Lately, it seems the biggest question on everyone's mind* is, "Just who is Uno Kudo?" and the answer is "Us", "We are" and "This group of people, together."
I am Uno Kudo, each member of Uno Kudo is Uno Kudo. Hell even you can be Uno Kudo. You'd have to give me something first, some art, a pretty photograph, some writery stuffs...but then! You get the idea.
Uno Kudo isn't one thought, one idea, one mind, one single action or one piece of something. The name might suggest otherwise, but the last thing that Uno Kudo is - is a singular entity. We are a group of individuals who are only able to exist within this project that we have created together because of the collective consciousness of the whole. Together we are an ebbing mass of awesome. Each part of this group has been touched by another and that effect is what has made this possible.
With that in mind, I'd like to begin to answer that looming question.
Who is Uno Kudo?
Uno Kudo is Aaron Dietz.
Aaron Dietz is the author of Super, a novel from Emergency Press about commitment, crisis, paperwork, and heartbreak. Dietz's super powers include a high metabolism and the ability to put things back where he got them. He's also pretty good at math.
As an instructional designer, Dietz has written online high school courses on computer programming, green design, and 3-D video game creation. It’s natural for him to write quizzes. He’s worked a decade in libraries. He’s also been paid to count traffic and once failed a personality test.
Dietz blogs at aarondietz.us, writes for TheNervousBreakdown.com, and is an advisory editor of KNOCK Magazine.
Is it really true that you failed a personality test?
Yes. I once took the official Myers Briggs Type Indicator test, and got a response back that said they had failed to detect a personality. It was embarrassing for both parties.
What was the motivation behind writing your piece (called "Status 9") for Uno Kudo Volume 1?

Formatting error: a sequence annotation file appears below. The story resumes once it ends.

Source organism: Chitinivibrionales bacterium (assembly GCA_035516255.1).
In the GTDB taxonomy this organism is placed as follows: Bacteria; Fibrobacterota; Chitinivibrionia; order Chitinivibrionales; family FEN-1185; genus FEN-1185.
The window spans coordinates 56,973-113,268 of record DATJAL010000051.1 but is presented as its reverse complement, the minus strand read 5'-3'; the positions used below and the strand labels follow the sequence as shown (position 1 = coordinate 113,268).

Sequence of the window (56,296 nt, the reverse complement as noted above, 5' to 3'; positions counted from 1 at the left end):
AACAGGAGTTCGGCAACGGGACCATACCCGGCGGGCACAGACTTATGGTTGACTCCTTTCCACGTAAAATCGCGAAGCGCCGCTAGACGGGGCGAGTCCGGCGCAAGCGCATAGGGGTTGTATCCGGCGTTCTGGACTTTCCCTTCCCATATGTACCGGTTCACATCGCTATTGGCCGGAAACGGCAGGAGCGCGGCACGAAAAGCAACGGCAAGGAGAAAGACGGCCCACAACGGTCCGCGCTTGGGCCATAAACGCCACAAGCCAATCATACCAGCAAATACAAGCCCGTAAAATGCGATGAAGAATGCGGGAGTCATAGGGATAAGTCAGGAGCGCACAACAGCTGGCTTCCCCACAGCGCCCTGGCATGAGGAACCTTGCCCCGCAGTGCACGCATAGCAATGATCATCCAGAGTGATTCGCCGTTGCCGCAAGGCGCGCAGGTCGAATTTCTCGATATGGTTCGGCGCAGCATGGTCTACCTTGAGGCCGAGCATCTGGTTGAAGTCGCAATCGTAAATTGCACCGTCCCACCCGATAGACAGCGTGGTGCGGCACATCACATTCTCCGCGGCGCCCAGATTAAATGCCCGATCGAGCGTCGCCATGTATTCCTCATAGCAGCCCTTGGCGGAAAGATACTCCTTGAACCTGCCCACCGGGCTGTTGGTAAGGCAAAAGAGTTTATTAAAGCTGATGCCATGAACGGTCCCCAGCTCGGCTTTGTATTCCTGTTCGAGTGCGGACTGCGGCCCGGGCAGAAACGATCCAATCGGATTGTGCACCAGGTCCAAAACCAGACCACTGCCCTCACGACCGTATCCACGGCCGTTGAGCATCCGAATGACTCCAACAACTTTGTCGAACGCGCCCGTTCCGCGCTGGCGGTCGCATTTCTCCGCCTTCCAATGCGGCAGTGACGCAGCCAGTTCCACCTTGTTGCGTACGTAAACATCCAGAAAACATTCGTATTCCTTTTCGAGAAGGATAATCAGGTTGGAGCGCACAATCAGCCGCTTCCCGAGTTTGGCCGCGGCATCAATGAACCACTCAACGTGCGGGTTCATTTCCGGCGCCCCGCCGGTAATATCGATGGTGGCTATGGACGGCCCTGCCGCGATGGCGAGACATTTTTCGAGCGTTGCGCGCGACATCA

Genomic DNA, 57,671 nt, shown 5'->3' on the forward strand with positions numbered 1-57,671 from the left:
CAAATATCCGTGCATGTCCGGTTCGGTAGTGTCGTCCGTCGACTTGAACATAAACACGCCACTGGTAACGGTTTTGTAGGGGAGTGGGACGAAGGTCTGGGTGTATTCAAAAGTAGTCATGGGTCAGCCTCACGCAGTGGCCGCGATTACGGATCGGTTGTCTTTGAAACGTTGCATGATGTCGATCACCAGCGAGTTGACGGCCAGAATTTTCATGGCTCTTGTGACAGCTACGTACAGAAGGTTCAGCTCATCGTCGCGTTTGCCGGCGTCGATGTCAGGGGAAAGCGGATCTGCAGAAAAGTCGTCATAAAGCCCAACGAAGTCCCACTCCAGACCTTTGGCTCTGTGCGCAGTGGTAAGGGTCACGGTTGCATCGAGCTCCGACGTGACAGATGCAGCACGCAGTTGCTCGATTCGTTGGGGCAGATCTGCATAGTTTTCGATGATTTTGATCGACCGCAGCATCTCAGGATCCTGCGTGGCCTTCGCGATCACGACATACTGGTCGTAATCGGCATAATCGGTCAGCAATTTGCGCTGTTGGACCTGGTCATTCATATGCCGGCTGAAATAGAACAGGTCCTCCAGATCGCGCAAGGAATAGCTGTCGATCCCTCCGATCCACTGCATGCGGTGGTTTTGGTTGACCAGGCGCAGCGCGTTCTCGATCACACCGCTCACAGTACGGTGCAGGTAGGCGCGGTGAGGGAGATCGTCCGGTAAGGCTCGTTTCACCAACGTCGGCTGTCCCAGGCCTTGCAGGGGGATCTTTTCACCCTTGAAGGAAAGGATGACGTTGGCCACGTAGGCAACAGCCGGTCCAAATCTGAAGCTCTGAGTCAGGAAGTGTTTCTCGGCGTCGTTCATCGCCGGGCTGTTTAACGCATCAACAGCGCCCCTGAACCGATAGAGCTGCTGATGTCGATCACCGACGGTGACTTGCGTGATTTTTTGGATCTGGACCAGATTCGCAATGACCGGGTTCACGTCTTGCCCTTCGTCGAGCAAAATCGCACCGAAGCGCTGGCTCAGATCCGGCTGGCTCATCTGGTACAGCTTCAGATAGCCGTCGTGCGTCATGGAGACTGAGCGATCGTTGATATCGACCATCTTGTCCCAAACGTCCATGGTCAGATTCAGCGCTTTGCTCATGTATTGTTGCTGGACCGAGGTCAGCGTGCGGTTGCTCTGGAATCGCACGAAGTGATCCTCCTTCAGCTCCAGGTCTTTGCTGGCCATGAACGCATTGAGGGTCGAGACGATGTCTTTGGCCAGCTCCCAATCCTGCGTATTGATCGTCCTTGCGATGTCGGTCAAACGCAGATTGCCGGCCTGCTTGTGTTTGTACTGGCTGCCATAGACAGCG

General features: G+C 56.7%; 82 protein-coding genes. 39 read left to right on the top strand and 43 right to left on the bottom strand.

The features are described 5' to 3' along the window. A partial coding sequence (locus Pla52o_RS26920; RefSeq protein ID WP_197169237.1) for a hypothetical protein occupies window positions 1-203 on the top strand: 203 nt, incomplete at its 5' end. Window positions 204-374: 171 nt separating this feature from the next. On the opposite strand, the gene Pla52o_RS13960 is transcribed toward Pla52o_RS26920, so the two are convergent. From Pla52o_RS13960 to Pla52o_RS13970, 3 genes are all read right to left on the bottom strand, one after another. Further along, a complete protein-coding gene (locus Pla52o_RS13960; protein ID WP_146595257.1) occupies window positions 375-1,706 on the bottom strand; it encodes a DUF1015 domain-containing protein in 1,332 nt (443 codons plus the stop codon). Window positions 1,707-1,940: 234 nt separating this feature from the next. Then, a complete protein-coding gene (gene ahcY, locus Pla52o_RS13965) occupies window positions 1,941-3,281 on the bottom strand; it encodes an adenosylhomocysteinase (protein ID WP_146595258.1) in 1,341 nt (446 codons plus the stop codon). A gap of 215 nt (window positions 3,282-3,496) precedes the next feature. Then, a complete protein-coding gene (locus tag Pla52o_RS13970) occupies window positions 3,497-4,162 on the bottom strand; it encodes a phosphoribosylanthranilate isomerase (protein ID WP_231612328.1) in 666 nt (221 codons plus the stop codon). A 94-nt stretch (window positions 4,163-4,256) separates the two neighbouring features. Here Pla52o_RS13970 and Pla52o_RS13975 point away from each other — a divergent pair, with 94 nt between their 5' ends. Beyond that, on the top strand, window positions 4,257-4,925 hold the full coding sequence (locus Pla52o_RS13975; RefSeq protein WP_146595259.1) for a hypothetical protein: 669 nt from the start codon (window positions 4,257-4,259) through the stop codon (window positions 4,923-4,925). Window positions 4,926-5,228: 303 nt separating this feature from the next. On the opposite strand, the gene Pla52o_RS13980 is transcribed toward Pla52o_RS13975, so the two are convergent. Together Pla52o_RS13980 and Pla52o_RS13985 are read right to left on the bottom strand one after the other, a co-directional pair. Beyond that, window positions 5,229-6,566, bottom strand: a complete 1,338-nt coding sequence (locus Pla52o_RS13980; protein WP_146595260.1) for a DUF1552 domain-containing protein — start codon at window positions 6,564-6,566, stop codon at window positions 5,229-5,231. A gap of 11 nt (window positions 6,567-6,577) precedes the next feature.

I had so many motivations. I like to combine about thirty different impulses when I write a piece, so I'll just cover the two motivations that are most obvious when you read the piece.
First, I love writing about hopeless situations and how things get that way. In my story, a small crew of people working at an interplanetary science base get stranded without oxygen and are left to wait out the last few hours of their lives with no hope of rescue. I loved thinking of the bureaucracy and various levels of failure that had to occur for things to end up that way. Of course, a rescue does happen at the end, but not before some rather drastic things occur.
Second, I like exploring repression vs. expression. I think it's interesting how repressing a desire can lead to safety (but not gratification) while the expressive action often leads to happiness (but at some level of risk). In my story, the characters decide between instant gratification (at the cost of an increased chance of death) and safety (no gratification, but a better chance of survival). The main character chooses the safe route and part of the motivation for writing this story involves weighing the cost of regret vs. the benefit of survival. How much will a person give up to maintain their safety, and is it worth it?
* This isn't realllly the biggest question on everyone's mind, but, it makes for a decent opener so...